he President of Rwanda, Paul Kagame.

CNS- The President of Rwanda, Paul Kagame has officially closed down 6,000 churches saying they were playing with the faith of Rwandan citizens and also put up a new requirement of procuring a theology degree before given license to open up  a church in Rwanda.

While at the National Leadership retreat in Gabiro, Rwanda, in March Kagame expressed his concerns on the rising number of churches in Rwanda and asked if they were boreholes or wells that gave people water and also said they didn’t even tally with the number of factories in the country.

Kagame, who is known for his strict hand, also cited security concerns when closing up these religious institutions.

The Rwanda Governance Board said the move was also meant to tighten rules on registration and functioning of churches in Rwanda and also reduce on the creeping cases of fraud as many religious leaders were reaping off impoverished followers.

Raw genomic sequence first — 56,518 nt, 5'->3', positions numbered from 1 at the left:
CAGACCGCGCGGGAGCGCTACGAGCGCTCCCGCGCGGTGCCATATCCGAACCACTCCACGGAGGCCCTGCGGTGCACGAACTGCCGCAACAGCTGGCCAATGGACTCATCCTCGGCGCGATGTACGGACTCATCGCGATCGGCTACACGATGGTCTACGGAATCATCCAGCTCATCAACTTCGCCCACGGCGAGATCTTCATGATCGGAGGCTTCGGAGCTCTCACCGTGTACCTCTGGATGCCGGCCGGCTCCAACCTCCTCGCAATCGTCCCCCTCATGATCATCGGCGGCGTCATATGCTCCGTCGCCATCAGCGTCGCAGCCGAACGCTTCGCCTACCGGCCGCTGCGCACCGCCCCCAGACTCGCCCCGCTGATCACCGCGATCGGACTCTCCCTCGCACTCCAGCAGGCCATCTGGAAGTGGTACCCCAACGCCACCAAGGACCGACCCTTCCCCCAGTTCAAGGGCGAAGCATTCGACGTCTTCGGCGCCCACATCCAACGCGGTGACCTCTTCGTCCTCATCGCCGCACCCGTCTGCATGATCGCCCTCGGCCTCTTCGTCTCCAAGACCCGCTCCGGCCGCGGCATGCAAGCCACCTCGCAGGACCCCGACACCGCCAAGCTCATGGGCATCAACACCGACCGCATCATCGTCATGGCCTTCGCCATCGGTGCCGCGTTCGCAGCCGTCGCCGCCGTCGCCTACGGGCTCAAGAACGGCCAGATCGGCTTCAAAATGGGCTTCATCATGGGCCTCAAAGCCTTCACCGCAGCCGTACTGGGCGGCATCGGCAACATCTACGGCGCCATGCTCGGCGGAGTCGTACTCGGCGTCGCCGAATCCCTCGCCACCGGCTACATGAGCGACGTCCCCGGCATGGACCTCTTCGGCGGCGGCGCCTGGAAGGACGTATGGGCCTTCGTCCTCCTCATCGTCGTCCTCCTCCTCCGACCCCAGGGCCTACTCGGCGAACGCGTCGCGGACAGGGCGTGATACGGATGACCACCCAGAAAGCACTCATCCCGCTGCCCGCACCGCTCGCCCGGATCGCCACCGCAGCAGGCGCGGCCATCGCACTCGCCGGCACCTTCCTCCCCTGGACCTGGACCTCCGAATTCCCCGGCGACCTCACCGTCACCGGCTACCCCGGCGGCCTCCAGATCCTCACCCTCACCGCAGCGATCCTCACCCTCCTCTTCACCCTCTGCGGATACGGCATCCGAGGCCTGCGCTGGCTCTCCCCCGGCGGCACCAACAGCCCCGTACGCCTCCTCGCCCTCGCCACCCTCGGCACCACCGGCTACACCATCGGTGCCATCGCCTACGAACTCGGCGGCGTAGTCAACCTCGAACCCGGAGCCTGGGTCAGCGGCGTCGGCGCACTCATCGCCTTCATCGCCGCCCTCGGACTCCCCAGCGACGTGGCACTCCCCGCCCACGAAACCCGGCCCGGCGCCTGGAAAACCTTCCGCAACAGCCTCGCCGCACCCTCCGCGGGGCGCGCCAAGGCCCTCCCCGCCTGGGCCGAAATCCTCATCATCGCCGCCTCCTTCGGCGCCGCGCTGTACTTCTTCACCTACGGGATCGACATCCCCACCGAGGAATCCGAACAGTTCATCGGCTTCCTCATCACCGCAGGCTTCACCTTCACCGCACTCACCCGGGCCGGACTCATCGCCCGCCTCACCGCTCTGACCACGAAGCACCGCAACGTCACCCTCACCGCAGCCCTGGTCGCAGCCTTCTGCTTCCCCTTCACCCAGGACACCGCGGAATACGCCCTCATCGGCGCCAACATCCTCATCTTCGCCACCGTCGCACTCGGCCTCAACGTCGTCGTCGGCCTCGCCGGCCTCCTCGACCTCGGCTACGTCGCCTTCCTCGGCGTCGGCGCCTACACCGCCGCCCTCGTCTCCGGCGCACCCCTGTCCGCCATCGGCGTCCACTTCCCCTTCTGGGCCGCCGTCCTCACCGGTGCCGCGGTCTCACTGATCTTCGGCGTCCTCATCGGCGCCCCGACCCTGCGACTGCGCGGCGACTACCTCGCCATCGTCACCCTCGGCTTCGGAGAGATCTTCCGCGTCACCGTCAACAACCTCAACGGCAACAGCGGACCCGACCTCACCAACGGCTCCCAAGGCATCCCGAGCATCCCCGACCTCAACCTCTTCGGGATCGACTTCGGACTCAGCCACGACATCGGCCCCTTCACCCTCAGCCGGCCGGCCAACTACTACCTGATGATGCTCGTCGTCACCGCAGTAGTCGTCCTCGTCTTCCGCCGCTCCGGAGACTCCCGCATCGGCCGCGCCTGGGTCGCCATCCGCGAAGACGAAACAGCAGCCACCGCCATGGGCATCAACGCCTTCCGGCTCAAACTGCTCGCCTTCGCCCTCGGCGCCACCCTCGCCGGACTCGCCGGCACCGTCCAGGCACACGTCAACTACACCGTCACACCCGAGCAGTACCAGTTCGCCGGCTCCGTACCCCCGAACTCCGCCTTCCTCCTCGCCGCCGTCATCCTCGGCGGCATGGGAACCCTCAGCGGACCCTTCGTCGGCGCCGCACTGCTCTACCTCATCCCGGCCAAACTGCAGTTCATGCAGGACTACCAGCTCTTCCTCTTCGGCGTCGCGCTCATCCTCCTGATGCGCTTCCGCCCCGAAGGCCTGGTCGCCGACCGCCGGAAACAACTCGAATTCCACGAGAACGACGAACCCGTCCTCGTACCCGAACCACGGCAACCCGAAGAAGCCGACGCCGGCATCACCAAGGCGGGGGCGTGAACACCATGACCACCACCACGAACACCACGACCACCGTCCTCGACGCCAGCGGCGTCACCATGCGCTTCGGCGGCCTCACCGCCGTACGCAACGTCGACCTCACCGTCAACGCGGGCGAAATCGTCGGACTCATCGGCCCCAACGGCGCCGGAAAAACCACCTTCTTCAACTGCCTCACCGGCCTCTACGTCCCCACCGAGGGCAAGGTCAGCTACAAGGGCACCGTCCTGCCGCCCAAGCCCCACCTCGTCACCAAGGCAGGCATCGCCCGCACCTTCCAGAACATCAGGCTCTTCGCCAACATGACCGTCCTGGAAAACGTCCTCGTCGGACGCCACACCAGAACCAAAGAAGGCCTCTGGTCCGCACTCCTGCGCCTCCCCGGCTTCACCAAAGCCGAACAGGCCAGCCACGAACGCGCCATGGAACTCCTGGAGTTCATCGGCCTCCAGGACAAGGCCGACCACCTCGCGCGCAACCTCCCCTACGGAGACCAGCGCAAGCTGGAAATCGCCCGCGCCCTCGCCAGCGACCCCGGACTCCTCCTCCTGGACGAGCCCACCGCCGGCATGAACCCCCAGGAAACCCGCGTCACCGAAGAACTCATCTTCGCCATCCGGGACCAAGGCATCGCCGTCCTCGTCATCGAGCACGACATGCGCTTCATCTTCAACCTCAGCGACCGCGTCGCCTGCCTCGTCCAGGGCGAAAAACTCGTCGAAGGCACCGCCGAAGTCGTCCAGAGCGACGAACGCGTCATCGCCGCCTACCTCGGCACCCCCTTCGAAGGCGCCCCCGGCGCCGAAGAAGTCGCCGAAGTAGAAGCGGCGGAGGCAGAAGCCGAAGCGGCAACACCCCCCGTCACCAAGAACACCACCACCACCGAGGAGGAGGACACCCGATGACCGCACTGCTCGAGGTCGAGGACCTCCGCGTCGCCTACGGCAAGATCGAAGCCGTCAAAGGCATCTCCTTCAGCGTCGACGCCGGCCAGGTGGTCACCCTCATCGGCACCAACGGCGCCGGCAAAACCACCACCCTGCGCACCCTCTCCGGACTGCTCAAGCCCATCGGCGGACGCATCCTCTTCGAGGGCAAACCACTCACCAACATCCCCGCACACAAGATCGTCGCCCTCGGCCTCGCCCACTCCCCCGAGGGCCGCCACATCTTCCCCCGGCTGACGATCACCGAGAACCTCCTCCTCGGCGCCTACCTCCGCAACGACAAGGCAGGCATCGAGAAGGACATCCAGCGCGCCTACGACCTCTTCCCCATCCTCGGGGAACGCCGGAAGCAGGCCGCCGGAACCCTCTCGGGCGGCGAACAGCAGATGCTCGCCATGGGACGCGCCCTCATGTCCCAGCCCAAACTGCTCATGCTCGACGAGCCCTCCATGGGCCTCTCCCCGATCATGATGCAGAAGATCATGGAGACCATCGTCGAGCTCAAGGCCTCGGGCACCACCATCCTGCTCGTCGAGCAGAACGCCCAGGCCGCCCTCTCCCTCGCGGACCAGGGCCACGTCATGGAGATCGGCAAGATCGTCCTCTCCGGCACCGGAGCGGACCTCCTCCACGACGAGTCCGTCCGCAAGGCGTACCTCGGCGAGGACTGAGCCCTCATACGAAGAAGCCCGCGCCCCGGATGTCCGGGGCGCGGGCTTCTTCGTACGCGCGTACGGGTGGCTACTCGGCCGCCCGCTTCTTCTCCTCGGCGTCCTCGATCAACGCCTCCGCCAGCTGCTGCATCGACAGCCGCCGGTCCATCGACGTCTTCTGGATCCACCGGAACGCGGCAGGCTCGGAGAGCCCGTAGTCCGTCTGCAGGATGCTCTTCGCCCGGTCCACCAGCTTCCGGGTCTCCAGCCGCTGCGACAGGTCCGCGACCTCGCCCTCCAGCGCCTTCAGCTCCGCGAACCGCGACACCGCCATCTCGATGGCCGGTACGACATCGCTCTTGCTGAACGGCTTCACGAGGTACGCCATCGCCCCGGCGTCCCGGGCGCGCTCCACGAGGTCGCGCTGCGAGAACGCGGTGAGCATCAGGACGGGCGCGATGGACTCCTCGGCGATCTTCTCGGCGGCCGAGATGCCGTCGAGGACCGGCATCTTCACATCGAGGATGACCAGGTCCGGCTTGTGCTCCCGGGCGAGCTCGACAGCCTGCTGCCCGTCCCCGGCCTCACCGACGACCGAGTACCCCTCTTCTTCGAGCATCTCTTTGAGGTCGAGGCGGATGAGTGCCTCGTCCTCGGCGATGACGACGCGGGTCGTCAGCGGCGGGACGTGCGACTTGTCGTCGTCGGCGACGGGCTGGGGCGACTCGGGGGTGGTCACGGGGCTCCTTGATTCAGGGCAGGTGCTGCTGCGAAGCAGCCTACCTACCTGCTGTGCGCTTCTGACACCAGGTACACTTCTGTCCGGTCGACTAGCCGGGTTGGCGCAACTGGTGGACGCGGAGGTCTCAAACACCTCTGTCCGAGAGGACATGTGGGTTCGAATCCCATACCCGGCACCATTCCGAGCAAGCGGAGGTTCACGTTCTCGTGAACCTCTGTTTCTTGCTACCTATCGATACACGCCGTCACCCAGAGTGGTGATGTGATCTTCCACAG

Anastase Shyaka, head of Rwanda Governance Board also said installation of a lighting rod would be one of the requirements for new churches after a lighting strike killed 16 worshipers and injured 140 at a Seventh Day Adventist Church in March.

Some Rwandese supported the move saying some religious leaders are motivated by greed and start churches to defraud followers.

Government of Rwanda said it respects freedom of worship but protecting people’s lives was first priority.

Kagame said Rwanda doesn’t need so many houses of worship, claiming that such a high number is only fit for bigger, more developed economies that have the means to sustain them.

Proposed legislation aims to regulate faith-based organisations separately from civil society organizations.

The new legislation would require pastors to have a theology degree before they start their own churches so that they teach correct doctrine, said those familiar with the discussions. The aim is to regulate the Pentecostal churches that often spring up under leaders who claim to have received a call to preach.

Local media in the capital have reported that more than 6,000 churches have been closed so far across the country.